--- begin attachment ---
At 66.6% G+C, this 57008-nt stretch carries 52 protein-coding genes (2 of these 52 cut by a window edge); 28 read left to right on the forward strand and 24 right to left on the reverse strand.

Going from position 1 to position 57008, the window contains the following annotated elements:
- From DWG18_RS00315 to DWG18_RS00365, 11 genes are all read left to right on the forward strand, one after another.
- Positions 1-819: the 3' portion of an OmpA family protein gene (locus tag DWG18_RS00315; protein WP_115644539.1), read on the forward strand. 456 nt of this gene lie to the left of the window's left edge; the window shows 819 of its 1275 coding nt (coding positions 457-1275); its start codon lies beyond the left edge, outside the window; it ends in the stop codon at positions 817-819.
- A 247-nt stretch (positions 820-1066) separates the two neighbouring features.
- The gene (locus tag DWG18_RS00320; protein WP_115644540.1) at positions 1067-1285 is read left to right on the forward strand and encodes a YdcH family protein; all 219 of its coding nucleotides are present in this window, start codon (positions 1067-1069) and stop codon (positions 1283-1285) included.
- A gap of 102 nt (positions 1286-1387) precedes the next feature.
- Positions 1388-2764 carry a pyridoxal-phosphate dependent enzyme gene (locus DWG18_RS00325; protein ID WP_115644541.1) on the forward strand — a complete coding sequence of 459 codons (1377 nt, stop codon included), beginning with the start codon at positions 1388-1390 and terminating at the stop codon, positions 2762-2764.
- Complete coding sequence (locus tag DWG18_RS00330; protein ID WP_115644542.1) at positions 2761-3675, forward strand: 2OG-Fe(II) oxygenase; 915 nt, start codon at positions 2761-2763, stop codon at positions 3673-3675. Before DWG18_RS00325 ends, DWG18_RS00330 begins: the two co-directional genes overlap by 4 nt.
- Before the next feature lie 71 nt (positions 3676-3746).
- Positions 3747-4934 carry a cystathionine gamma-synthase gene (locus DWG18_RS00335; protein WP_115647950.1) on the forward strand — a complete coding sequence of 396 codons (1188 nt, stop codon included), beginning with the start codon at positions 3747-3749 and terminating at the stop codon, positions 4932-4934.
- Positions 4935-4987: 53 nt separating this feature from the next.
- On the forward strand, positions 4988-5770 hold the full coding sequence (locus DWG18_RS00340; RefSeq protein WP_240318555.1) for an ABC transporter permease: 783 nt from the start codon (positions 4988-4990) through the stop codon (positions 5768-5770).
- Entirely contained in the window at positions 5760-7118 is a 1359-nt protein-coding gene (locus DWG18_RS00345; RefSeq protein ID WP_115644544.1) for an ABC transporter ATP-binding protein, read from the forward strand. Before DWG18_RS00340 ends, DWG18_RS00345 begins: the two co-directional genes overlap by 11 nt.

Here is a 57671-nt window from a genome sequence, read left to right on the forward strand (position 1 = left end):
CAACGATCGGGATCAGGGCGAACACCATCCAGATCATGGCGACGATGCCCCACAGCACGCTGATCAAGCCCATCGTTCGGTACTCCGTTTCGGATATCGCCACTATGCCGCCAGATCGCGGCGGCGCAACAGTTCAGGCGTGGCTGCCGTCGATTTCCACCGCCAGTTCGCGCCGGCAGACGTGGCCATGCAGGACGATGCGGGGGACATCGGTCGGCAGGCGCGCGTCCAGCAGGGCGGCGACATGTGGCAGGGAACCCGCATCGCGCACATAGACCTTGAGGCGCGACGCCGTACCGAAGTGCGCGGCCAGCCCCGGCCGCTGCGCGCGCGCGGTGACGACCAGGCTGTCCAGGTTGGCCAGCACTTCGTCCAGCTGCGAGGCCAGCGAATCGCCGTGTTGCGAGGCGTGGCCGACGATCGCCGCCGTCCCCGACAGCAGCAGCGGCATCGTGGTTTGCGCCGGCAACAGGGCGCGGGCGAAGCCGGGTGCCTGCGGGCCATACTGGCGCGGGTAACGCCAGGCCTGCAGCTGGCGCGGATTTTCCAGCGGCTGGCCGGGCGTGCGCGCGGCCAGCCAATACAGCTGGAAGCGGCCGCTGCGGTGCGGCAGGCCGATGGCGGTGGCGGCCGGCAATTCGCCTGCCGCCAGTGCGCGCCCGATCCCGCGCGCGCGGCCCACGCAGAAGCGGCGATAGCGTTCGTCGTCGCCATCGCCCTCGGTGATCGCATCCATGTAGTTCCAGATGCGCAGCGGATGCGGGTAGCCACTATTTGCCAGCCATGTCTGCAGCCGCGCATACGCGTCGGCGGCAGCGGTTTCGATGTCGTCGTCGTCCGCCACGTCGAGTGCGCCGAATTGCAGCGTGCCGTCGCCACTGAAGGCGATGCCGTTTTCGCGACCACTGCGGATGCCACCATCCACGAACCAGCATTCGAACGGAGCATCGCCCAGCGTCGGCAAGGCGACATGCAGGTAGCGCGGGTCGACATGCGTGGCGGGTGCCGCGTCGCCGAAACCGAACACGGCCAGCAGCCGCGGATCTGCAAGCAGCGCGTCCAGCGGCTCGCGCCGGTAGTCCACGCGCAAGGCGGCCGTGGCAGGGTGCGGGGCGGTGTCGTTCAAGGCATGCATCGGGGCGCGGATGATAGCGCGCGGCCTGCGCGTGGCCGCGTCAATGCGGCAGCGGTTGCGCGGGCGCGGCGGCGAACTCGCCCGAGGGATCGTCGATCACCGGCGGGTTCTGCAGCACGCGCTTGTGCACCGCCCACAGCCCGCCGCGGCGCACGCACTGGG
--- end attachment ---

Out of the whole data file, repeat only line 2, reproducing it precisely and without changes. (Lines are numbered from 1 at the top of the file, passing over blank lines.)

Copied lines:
Going from position 1 to position 57008, the window contains the following annotated elements: